Another critical issue is counselor training. As a graduate student, I studied personality theories, counseling and therapeutic techniques, group dynamics, psychopathology and educational research. But in practice, I have worked primarily as an academic case manager, a career and college counselor, a resource on educational policy and regulations, and a source of encouragement for students. Students who present with social or psychological maladjustments are referred to clinical specialists for therapy. Therefore, counselor training programs should instead focus on transition planning, understanding the complexities of college admissions, financial aid and scholarships, career development, educational policy and regulation, and the technologies supporting these processes.
The Counselor As Scapegoat
That said, in my years of counseling I cannot tell you how many times I have heard the same horror stories about guidance counselors: "My counselor told me I could not get into X College and I did!" "My counselor told me that all I could do was become a secretary and now, look at me. I am a CEO!" Although I am certain that counselors have said some terrible things to students, I now suspect that the story of personal triumph over the dimwitted guidance counselor has become just another slice of Americana. In popular media, the guidance counselor is often portrayed as the naysayer, the uncaring bureaucrat who is unavailable and unsupportive. Counselors are often the first to be blamed when things go wrong, but even this study shows that there are many other factors involved.
According to the U.S. Department of Education, fewer than 50 percent of college students receive a degree within six years. Participants in the Public Agenda study who did not complete a degree were asked additional questions related to their college experience. The researchers found that most students who drop out of college do so because (1) they cannot manage the demands of both school and work, (2) they are often fully responsible for the costs of attending college, and (3) they are more often enrolled in colleges that are convenient, rather than ones that meet their academic needs. In addition, most students who do not complete college do not fully realize the negative impact not having a degree will have on their future. These same students, having had such negative experiences, were then asked to evaluate their high school counselor, the educator who was supposed to find them the right school at the right price. It is no surprise to me that these students would hold their counselors responsible and give them poor ratings.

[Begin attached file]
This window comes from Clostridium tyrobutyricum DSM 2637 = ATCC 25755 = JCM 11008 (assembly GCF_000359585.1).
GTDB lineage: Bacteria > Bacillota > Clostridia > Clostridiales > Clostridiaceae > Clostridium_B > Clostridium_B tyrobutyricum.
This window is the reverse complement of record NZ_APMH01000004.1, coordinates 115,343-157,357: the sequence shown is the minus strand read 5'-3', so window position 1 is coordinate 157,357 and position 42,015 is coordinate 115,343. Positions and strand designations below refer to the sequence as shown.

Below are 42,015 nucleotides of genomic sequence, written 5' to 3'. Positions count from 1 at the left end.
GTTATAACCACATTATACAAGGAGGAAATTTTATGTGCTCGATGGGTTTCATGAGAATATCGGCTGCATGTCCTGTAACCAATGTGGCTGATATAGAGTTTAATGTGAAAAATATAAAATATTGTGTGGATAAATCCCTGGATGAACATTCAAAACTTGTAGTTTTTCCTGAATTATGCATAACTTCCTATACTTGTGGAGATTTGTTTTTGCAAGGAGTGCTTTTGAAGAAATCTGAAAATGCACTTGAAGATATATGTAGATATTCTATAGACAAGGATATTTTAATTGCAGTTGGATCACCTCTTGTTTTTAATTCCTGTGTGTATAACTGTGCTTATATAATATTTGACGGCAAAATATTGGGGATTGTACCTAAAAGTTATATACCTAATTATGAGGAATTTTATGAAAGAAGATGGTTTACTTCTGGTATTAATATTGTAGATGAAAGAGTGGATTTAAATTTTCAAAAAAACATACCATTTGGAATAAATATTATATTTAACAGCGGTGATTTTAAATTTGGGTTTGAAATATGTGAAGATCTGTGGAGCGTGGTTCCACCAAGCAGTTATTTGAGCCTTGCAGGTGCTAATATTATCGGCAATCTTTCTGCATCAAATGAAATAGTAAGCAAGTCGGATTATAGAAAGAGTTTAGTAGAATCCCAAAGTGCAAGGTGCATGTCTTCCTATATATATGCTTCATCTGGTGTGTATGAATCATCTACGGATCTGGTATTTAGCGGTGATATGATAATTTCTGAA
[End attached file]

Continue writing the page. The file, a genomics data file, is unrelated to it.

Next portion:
But in the end, it is clear that the issue of counselors helping students get into and succeed in college is far more than just inadequate services in school. It is systemic and fundamentally economic in nature. Those students with greater access to a variety of resources in high school are more likely to be successful in their endeavor to get a college degree. The student at the private academy who has both a college counselor and a guidance counselor, each appropriately trained and with caseloads below 100, is going to have far greater access than a student at a school with limited resources, where it is not uncommon for a counselor to serve as case manager to 500 students or more.
Christopher Griffin is the director of guidance for the Katonah-Lewisboro (N.Y.) School District.